It’s a time of year that keeps gardeners and botanists at their busiest and I’ll be adding a new addition to my collection very soon. It is important to keep a careful eye out for pests and bugs that will try to eat your precious fruits but with the right care and determination you should be able to have lovely edible fruit at the end of July!

Standard

Nepenthes, Bloody Mary

I couldn’t resist jumping straight in with Nepenthes, Bloody Mary (who I named Henrietta to make things even more complicated) and taking a further in depth look at this beautiful carnivorous plant.

Each leaf is accompanied by a sac/pod of liquid

Nepenthes appears to grow these sacs from each leaf, creating a sort of backwards raindrop affect where the sac reaches for the sky instead of hanging low.

Nepenthes ranges into 150 different species coming from all over the globe, such as; China, Indonesia, Malaysia, Phillippines, Madagascar, Australia, India AND Sri Lanka!

Making its own fluid, the trap creates a syrupy goo that drowns any prey who dares wonder inside. This fluid contacts ‘viscoelastic biopolymers’ that could be vital to trapping insects, especially the flying variety. Much like the Venus Fly Trap, Henrietta will use this carnivorous advantage to obtain crucial nutrients that it is unable to get through the soil around it. The inside of the pod also is walled with a wax coating that makes escape near impossible!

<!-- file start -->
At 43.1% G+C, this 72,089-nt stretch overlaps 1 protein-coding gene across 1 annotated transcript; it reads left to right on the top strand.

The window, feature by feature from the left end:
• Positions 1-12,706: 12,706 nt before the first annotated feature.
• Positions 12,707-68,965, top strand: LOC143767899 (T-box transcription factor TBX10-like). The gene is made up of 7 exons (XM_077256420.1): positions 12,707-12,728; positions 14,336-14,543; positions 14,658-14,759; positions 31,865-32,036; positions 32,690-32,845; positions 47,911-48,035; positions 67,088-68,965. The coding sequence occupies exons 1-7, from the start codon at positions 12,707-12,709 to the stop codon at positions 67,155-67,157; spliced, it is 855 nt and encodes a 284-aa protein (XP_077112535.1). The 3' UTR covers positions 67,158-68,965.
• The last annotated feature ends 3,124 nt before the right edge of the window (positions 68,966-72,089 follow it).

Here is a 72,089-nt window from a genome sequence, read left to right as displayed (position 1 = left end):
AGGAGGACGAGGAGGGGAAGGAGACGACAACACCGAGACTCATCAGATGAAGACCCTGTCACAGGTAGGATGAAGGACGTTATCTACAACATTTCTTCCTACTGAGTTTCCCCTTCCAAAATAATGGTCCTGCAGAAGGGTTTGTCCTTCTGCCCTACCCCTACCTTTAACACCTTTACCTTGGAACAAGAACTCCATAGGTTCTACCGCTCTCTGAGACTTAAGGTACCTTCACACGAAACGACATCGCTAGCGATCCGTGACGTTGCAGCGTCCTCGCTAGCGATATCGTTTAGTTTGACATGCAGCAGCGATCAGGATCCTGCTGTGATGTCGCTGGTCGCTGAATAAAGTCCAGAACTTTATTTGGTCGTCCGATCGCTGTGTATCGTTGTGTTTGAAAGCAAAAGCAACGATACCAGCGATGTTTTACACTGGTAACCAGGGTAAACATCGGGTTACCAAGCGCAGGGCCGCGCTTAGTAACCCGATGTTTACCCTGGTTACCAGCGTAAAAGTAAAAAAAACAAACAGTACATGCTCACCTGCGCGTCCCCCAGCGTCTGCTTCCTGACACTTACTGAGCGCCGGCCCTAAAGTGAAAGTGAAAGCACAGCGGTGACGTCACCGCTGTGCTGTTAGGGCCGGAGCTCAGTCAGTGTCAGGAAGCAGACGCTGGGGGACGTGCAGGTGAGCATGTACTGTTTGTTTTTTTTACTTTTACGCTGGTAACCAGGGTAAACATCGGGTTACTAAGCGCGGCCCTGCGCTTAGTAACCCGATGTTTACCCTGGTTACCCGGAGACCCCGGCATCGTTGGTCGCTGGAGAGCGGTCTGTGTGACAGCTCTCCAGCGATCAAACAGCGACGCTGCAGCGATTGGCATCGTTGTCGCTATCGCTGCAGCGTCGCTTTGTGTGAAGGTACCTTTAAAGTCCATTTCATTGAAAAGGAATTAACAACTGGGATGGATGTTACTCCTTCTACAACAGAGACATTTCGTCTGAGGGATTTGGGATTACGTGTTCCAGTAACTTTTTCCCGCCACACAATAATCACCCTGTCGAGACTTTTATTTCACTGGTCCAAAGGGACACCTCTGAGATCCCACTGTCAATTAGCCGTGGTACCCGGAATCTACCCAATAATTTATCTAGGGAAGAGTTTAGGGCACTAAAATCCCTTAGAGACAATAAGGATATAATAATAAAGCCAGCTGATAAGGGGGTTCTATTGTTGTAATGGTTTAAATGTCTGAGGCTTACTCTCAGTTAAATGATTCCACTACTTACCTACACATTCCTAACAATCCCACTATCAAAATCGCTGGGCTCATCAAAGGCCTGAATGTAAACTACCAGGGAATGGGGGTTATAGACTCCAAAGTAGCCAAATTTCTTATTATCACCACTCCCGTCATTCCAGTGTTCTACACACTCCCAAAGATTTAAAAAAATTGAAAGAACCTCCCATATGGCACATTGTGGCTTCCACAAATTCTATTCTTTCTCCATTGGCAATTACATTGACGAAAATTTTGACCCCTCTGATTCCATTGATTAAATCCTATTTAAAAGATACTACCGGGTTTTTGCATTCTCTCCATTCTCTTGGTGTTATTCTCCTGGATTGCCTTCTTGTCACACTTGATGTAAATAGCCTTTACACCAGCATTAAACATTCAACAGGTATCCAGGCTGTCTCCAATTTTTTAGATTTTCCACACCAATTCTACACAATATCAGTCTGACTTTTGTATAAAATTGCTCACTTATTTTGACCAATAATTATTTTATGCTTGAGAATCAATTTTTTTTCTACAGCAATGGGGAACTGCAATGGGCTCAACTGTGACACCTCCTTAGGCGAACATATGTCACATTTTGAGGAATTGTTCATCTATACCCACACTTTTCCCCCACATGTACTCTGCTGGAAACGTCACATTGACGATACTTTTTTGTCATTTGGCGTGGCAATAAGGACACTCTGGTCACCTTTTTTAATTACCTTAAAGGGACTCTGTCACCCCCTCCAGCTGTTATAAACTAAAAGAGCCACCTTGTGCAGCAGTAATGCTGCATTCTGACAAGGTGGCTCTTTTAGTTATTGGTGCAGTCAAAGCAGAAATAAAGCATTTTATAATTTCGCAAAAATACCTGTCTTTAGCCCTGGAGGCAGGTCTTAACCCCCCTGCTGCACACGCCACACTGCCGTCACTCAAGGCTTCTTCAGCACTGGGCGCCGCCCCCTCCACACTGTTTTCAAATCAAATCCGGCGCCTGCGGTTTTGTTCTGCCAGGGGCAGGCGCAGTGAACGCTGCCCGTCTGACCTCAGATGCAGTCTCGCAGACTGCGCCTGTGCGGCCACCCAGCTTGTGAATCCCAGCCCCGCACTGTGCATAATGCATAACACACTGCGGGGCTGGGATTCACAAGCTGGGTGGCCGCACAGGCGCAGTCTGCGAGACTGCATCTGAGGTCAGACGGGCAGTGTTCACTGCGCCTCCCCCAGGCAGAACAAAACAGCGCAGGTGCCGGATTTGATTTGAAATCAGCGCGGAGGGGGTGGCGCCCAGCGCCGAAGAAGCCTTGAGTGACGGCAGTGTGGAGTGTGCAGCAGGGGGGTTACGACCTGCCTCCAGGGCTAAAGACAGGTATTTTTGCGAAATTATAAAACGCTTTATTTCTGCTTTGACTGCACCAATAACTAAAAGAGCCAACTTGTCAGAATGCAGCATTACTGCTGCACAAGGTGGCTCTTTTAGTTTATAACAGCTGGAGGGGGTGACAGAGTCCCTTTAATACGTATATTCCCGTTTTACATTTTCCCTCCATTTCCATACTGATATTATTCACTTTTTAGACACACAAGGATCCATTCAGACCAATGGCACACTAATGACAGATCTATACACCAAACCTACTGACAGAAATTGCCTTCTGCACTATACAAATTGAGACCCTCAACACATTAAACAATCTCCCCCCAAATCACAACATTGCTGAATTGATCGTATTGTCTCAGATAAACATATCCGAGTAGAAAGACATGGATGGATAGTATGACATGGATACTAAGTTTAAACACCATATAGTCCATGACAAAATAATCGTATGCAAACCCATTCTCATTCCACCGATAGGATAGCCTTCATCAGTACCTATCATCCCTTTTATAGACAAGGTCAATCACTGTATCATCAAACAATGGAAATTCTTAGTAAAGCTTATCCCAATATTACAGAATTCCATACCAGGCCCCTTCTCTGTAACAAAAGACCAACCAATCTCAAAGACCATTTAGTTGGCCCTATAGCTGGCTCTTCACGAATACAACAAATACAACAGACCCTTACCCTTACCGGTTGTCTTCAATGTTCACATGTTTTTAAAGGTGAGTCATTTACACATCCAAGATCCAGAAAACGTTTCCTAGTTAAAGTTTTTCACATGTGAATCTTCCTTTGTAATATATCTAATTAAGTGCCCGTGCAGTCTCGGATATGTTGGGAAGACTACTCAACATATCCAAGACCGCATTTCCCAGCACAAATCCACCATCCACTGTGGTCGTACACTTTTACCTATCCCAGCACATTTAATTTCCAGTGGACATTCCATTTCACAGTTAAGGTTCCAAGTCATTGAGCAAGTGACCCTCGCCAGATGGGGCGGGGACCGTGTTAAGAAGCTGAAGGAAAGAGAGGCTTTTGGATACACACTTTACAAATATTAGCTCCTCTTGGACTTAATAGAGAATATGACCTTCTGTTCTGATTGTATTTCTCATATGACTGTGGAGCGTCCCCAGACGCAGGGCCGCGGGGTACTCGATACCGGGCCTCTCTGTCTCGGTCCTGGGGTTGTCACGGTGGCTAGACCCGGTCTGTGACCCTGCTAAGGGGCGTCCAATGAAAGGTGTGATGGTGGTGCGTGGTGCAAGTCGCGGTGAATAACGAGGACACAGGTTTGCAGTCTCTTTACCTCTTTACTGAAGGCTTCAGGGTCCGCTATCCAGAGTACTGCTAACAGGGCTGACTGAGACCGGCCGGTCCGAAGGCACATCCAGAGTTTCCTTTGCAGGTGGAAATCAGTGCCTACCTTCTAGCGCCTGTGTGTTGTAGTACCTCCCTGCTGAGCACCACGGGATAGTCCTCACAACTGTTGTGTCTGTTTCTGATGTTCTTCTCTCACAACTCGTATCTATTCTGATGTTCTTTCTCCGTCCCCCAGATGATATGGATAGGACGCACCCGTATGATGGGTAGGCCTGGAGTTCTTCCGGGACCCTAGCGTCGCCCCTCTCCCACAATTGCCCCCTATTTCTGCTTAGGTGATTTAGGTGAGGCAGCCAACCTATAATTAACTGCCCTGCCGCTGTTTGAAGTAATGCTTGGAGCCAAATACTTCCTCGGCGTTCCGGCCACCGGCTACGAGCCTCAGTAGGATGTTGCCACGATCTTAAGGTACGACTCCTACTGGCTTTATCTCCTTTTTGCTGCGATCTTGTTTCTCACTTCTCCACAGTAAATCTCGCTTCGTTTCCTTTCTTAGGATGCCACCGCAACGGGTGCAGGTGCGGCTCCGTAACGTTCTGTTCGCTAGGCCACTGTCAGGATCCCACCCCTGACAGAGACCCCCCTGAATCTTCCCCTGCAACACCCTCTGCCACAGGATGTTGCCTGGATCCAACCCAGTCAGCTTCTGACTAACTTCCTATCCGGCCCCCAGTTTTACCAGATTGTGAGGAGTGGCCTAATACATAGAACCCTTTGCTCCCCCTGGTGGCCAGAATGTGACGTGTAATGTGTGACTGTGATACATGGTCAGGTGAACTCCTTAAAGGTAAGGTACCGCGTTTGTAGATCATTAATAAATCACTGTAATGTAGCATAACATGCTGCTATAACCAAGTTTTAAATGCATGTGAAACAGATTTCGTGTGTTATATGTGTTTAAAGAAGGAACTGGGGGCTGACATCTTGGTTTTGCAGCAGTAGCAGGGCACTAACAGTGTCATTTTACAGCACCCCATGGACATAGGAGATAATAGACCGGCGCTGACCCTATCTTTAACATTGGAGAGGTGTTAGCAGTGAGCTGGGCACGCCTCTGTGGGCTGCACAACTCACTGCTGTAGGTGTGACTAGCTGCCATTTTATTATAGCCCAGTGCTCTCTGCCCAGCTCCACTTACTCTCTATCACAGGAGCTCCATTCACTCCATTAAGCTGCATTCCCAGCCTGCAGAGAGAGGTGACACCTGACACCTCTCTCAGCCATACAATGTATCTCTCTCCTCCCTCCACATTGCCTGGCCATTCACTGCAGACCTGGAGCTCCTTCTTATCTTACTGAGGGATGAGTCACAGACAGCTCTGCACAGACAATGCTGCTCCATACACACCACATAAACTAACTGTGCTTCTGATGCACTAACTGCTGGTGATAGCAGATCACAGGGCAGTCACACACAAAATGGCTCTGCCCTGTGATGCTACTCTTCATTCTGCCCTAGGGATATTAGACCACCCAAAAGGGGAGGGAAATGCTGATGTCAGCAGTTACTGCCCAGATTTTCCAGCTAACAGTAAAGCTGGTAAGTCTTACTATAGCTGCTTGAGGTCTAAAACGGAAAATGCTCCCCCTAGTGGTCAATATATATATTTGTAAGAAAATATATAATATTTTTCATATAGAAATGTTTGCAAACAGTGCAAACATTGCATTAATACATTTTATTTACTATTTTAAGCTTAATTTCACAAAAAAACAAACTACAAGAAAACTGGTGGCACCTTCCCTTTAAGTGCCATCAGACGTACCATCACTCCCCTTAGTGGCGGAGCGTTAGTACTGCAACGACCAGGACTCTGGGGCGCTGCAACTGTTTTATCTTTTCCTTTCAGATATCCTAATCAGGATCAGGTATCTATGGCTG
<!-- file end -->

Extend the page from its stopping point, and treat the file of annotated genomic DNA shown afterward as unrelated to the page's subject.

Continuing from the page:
The lip of the plant is a structure called ‘peristome’ which creates a slippery surface that any curious insects could slip on – it appears Henrietta is really keen on ensuring she gets her visitors.

Fully grown mature Nepenthes (image taken from Google search)

They do not require too much or too harsh sunlight, instead I will leave mine on the windowsill where the double glazing on my windows will reduce a lot of the glare. They do however, require damp soil but I have been informed not to let them sit in water.

I believe my species in particular to be of the ‘vieillardii‘ which actually descend from New Caladonia. It will be interesting to see how this plant grows into its intricate design. 

Standard

A Carnivorous Advantage

Over the past few weeks I’ve looked at the progress of my Venus Fly Trap and its growth since I purchased it from the local florist. Now, I want to look at it in depth and understand how the carnivorous plant has grown into such a dynamic wonder of our world.